GETTYSBURG, Pa., August 20, 2007—After more than a year of public pressure from the Foundation for Individual Rights in Education (FIRE), Gettysburg College has amended its controversial Sexual Misconduct Policy. Gettysburg students are finally free from the draconian policy, which failed to distinguish between an innocent, spontaneous hug and forcible rape.
“According to the old, ludicrous policy, practically every person at Gettysburg College was guilty of sexual misconduct, leaving it up to administrators to enforce the policy as they chose,” FIRE President Greg Lukianoff said. “We are pleased that Gettysburg has at last revised this policy.”
FIRE first called for a repeal of Gettysburg’s original policy in May 2006, stating that although Gettysburg promises its students
that “they enjoy the same rights…that other citizens enjoy,” the school’s old Sexual Misconduct Policy
infringed on students’ rights to due process and fundamental fairness. Despite months of agreeing to undertake an administrative review and revision of the Sexual Misconduct Policy, Gettysburg continued to maintain it. In response, FIRE added Gettysburg to its Red Alert list
, where FIRE highlights the “worst of the worst” offenders against liberty on campus. In light of the policy change, Gettysburg will be removed from FIRE’s Red Alert list.
The original policy’s broad definition of sexual interaction included not only sex acts but also “brushing, touching, grabbing, pinching, patting, hugging, and kissing,” drawing no distinction between innocent hugging and sex crimes. FIRE wrote to Gettysburg President Katherine Haley Will on April 11, 2006
, urging her to revise the policy, because it “trivialize[d] sexual assault by equating it with normal and legal behavior,” and because it criminalized so much everyday student conduct that it could not possibly be enforced across the board, therefore vesting the university administration with the power to arbitrarily punish innocent student conduct. The revised policy has eliminated the language equating rape with mere hugging and instead prohibits “[s]exual misconduct, including sexual assault, [which] is defined as deliberate physical contact of a sexual nature without the other person’s consent.”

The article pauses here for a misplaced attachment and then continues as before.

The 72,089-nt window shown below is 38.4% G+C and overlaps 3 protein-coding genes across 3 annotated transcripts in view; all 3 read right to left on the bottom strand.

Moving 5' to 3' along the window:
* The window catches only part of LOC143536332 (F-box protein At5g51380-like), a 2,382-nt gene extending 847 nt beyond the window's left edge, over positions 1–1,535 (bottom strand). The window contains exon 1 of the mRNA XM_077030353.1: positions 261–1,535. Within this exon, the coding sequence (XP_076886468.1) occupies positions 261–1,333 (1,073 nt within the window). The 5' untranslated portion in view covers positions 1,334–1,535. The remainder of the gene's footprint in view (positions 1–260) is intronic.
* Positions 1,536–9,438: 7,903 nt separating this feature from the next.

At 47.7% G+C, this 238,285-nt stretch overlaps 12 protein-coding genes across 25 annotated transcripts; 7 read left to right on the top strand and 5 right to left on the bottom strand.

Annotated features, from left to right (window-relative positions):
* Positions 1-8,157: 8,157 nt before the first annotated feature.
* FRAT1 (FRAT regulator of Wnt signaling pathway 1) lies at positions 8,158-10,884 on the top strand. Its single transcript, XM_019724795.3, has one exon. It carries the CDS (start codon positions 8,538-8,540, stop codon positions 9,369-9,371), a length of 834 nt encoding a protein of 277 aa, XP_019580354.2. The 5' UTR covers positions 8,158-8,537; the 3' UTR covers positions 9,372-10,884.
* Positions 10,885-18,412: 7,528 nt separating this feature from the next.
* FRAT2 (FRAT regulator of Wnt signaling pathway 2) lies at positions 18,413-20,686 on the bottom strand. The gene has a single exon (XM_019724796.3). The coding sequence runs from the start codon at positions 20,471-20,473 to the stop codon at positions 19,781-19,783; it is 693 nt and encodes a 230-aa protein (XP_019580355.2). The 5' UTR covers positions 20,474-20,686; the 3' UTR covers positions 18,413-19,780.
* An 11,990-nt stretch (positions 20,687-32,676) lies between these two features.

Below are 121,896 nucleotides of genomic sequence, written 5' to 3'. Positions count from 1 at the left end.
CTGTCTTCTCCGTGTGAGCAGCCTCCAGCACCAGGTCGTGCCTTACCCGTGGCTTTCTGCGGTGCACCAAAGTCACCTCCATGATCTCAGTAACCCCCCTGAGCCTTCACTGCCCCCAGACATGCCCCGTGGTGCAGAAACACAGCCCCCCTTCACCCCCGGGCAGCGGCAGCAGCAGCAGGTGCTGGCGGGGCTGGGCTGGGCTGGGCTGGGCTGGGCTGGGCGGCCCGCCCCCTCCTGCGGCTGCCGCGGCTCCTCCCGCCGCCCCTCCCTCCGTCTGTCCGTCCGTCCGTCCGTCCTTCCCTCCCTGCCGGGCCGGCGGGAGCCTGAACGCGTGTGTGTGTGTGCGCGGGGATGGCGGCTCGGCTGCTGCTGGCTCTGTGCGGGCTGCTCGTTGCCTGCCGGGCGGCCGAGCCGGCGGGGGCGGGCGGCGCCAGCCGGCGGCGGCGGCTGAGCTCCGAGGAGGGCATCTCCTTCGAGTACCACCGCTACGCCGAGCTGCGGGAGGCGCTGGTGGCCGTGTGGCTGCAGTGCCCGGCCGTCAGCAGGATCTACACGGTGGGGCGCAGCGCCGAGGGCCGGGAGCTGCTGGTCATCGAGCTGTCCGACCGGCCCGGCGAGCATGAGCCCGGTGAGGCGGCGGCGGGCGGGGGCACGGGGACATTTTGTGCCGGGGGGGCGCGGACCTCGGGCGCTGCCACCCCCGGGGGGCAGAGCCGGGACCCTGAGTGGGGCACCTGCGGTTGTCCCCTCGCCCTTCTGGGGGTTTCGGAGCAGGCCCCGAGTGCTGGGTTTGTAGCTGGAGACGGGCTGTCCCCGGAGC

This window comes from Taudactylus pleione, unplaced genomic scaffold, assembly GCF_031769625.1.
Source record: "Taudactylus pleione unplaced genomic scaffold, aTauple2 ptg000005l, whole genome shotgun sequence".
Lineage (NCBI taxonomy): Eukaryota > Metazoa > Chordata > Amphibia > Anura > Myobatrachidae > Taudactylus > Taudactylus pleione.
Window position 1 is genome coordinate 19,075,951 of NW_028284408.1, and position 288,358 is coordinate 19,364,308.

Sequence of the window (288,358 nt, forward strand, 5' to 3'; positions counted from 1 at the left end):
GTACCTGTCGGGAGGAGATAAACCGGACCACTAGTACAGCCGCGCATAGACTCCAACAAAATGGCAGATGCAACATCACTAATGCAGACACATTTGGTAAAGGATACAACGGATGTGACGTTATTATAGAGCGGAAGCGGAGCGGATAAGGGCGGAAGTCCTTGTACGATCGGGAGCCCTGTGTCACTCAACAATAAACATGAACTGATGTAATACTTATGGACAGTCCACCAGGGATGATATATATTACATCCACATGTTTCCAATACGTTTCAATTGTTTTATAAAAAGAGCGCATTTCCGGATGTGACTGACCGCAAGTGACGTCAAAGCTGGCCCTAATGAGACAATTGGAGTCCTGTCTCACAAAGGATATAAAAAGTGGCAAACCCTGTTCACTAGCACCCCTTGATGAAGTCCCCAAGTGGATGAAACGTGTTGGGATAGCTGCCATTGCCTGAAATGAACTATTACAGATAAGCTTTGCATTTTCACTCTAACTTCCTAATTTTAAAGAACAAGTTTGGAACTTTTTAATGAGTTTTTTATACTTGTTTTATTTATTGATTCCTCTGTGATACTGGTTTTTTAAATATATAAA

A second pressing problem with Gettysburg’s original policy was its definition of “consent,” which the school called “the act of willingly and verbally agreeing (for example, by stating ‘yes’) to engage in specific sexual conduct. If either person at any point in a sexual encounter does not give continuing and active consent, all sexual contact must cease, even if consent was given earlier.” (Emphasis added.) Such a convoluted definition required individuals to not only obtain verbal consent before engaging in virtually any physical contact, but to continue to ask for and receive verbal consent for the duration of the act. The new policy more aptly defines “effective consent” as consent that is “informed, freely and actively given, using mutually understandable words or actions which indicate a willingness to participate in mutually agreed upon sexual activity.”
“Gettysburg’s revised policy is a great improvement,” Lukianoff said. “Gettysburg students can breathe a sigh of relief today, as they are no longer all criminals under university policy.”
FIRE is a nonprofit educational foundation that unites civil rights and civil liberties leaders, scholars, journalists, and public intellectuals from across the political and ideological spectrum on behalf of individual rights, due process, freedom of expression, academic freedom, and rights of conscience at our nation’s colleges and universities. FIRE’s efforts to preserve liberty at Gettysburg College can be viewed at www.thefire.org.